Silicon Valley start-up Pinterest has hired former Google deputy general counsel Michael Yang to head its legal department as it continues to crack down on copyright issues.
The popular image-sharing site, which allows users to add photos, ideas and recipes to a virtual pinboard, has been pressurised from intellectual property owners, including Getty Images, to delete or pay for picture use.
Yang, who is understood to have left Google on Friday (8 June), will be keeping track of Pinterest’s copyright issues as the site continues to expand. He stands as Pinterest’s first general counsel after the site was valued at $1.5bn (£970m) in March this year.
While at Google Yang handled a number of privacy issues, including changing Google Chrome’s terms of service when he stood as senior product counsel in 2008 and handling the company’s privacy fallout after its launch of Google Buzz in 2010.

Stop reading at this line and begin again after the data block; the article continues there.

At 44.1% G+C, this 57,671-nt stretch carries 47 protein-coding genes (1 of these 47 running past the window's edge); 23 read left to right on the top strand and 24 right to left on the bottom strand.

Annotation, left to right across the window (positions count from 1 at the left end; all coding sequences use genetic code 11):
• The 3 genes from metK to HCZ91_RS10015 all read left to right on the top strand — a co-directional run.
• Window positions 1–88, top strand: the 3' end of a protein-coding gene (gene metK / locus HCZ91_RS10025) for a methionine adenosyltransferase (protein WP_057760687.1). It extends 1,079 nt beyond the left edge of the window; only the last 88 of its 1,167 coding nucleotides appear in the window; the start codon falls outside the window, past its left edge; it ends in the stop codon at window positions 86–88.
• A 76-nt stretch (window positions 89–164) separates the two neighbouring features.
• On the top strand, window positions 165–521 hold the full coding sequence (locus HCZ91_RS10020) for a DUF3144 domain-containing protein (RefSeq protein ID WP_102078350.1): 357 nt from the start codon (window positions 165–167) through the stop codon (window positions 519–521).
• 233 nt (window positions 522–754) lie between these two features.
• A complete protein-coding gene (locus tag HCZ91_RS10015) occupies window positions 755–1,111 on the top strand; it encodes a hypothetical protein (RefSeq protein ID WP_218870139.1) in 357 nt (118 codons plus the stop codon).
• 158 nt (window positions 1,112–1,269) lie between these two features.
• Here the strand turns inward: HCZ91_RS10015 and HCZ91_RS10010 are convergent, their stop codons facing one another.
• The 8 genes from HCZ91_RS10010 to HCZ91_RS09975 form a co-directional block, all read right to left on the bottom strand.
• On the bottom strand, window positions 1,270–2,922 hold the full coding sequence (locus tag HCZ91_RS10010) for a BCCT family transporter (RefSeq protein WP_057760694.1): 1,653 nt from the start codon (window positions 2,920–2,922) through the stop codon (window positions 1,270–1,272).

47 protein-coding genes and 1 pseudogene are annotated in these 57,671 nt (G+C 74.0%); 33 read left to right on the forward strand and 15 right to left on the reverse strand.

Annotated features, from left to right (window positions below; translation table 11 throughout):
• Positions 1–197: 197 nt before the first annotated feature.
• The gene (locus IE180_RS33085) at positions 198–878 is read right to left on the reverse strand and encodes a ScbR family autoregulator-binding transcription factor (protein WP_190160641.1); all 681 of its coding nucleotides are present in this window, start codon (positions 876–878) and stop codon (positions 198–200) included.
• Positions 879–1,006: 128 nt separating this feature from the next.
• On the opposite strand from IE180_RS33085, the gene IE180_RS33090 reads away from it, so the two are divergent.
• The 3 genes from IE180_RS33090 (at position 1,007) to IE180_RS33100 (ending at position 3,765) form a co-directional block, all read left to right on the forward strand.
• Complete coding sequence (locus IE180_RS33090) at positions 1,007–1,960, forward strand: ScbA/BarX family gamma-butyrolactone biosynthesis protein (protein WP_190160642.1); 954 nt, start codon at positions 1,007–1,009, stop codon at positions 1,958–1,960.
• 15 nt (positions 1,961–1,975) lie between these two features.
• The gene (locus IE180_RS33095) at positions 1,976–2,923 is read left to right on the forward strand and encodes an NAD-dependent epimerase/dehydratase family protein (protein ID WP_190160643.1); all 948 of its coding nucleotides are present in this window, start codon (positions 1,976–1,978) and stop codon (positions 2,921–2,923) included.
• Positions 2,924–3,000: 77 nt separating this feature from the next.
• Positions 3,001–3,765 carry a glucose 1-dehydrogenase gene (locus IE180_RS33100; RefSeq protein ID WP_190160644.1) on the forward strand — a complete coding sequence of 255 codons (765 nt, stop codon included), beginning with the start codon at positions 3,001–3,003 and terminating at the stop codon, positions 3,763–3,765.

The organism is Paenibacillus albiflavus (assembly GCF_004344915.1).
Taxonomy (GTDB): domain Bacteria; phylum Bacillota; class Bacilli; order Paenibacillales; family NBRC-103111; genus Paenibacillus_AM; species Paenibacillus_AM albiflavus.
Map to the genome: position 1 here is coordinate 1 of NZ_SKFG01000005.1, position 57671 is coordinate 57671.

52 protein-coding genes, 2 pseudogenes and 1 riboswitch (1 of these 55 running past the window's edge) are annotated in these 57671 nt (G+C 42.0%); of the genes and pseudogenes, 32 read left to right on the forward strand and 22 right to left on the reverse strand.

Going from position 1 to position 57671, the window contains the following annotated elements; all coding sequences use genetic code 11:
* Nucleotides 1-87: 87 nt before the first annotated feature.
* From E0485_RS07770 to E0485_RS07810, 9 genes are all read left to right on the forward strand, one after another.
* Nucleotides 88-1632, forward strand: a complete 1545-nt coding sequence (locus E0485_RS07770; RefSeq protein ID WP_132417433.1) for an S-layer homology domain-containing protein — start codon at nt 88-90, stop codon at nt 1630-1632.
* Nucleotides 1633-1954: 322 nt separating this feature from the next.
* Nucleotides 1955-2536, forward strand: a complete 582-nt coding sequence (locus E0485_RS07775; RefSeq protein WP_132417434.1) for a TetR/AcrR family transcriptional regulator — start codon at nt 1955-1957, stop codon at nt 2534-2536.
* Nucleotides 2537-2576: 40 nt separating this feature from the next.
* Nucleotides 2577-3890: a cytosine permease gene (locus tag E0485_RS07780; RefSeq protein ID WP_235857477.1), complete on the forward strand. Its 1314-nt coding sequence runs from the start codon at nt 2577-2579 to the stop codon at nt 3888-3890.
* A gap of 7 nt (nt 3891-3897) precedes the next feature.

Copyright is an issue for Pinterest as, for example, photographs are uploaded in the same resolution as the original, leading some to question whether users would have any need to consider the original.
Harjinder Obhi, director of litigation for Google EMEA, said of Yang’s move: “He’s moving on to a top role at an exciting business, and we wish him luck. He’s not the first – our alumni run Twitter’s legal department too.”
Alexander Macgillivray was associate general counsel of product and IP at Google until 2009, when he joined Twitter as general counsel.